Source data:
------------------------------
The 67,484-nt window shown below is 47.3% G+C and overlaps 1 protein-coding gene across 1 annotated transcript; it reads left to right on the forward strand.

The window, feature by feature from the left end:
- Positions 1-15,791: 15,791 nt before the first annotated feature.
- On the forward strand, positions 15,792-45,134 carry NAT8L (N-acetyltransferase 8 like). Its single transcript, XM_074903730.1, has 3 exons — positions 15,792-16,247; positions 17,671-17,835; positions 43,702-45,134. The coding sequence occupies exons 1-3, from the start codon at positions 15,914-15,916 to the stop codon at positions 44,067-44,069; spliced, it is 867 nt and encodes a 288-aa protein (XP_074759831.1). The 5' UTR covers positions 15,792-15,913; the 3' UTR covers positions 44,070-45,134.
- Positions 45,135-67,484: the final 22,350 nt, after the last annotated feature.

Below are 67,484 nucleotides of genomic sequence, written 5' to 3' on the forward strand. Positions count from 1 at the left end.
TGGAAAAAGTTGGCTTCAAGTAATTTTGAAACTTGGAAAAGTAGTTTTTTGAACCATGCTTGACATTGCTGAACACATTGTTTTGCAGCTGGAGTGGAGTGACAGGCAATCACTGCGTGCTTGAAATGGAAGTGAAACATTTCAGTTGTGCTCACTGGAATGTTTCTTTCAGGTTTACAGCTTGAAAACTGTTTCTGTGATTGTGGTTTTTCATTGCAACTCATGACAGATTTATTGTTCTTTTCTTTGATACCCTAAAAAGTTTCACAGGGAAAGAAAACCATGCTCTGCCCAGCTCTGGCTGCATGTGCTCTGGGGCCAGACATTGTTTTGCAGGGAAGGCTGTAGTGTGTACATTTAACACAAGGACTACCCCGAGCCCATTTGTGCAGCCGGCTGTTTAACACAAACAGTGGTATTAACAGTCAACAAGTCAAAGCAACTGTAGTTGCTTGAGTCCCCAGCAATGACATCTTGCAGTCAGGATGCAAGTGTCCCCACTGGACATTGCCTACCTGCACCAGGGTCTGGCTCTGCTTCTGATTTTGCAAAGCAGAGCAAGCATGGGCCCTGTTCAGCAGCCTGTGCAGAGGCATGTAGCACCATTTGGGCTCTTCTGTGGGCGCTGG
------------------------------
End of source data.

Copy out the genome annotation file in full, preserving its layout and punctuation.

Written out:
The 67,484-nt window shown below is 47.3% G+C and overlaps 1 protein-coding gene across 1 annotated transcript; it reads left to right on the forward strand.

The window, feature by feature from the left end:
- Positions 1-15,791: 15,791 nt before the first annotated feature.
- On the forward strand, positions 15,792-45,134 carry NAT8L (N-acetyltransferase 8 like). Its single transcript, XM_074903730.1, has 3 exons — positions 15,792-16,247; positions 17,671-17,835; positions 43,702-45,134. The coding sequence occupies exons 1-3, from the start codon at positions 15,914-15,916 to the stop codon at positions 44,067-44,069; spliced, it is 867 nt and encodes a 288-aa protein (XP_074759831.1). The 5' UTR covers positions 15,792-15,913; the 3' UTR covers positions 44,070-45,134.
- Positions 45,135-67,484: the final 22,350 nt, after the last annotated feature.

Below are 67,484 nucleotides of genomic sequence, written 5' to 3' on the forward strand. Positions count from 1 at the left end.
TGGAAAAAGTTGGCTTCAAGTAATTTTGAAACTTGGAAAAGTAGTTTTTTGAACCATGCTTGACATTGCTGAACACATTGTTTTGCAGCTGGAGTGGAGTGACAGGCAATCACTGCGTGCTTGAAATGGAAGTGAAACATTTCAGTTGTGCTCACTGGAATGTTTCTTTCAGGTTTACAGCTTGAAAACTGTTTCTGTGATTGTGGTTTTTCATTGCAACTCATGACAGATTTATTGTTCTTTTCTTTGATACCCTAAAAAGTTTCACAGGGAAAGAAAACCATGCTCTGCCCAGCTCTGGCTGCATGTGCTCTGGGGCCAGACATTGTTTTGCAGGGAAGGCTGTAGTGTGTACATTTAACACAAGGACTACCCCGAGCCCATTTGTGCAGCCGGCTGTTTAACACAAACAGTGGTATTAACAGTCAACAAGTCAAAGCAACTGTAGTTGCTTGAGTCCCCAGCAATGACATCTTGCAGTCAGGATGCAAGTGTCCCCACTGGACATTGCCTACCTGCACCAGGGTCTGGCTCTGCTTCTGATTTTGCAAAGCAGAGCAAGCATGGGCCCTGTTCAGCAGCCTGTGCAGAGGCATGTAGCACCATTTGGGCTCTTCTGTGGGCGCTGG